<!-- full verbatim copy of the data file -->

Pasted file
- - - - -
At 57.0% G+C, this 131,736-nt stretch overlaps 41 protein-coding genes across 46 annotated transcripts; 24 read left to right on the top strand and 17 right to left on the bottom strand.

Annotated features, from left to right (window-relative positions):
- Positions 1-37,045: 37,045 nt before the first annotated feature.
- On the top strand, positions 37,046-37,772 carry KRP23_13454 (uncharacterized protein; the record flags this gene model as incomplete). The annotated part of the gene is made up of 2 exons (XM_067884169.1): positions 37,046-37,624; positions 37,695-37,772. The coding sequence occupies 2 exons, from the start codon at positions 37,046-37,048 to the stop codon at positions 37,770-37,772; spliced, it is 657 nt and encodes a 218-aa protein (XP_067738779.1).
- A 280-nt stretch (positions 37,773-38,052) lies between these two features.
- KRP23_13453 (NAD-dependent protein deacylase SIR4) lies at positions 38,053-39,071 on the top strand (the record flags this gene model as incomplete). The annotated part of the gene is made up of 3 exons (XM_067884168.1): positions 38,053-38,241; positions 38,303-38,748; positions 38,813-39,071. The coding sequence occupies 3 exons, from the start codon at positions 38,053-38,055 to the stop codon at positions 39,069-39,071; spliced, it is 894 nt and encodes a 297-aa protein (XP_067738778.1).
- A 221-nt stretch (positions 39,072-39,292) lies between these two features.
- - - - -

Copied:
At 57.0% G+C, this 131,736-nt stretch overlaps 41 protein-coding genes across 46 annotated transcripts; 24 read left to right on the top strand and 17 right to left on the bottom strand.

Annotated features, from left to right (window-relative positions):
- Positions 1-37,045: 37,045 nt before the first annotated feature.
- On the top strand, positions 37,046-37,772 carry KRP23_13454 (uncharacterized protein; the record flags this gene model as incomplete). The annotated part of the gene is made up of 2 exons (XM_067884169.1): positions 37,046-37,624; positions 37,695-37,772. The coding sequence occupies 2 exons, from the start codon at positions 37,046-37,048 to the stop codon at positions 37,770-37,772; spliced, it is 657 nt and encodes a 218-aa protein (XP_067738779.1).
- A 280-nt stretch (positions 37,773-38,052) lies between these two features.
- KRP23_13453 (NAD-dependent protein deacylase SIR4) lies at positions 38,053-39,071 on the top strand (the record flags this gene model as incomplete). The annotated part of the gene is made up of 3 exons (XM_067884168.1): positions 38,053-38,241; positions 38,303-38,748; positions 38,813-39,071. The coding sequence occupies 3 exons, from the start codon at positions 38,053-38,055 to the stop codon at positions 39,069-39,071; spliced, it is 894 nt and encodes a 297-aa protein (XP_067738778.1).
- A 221-nt stretch (positions 39,072-39,292) lies between these two features.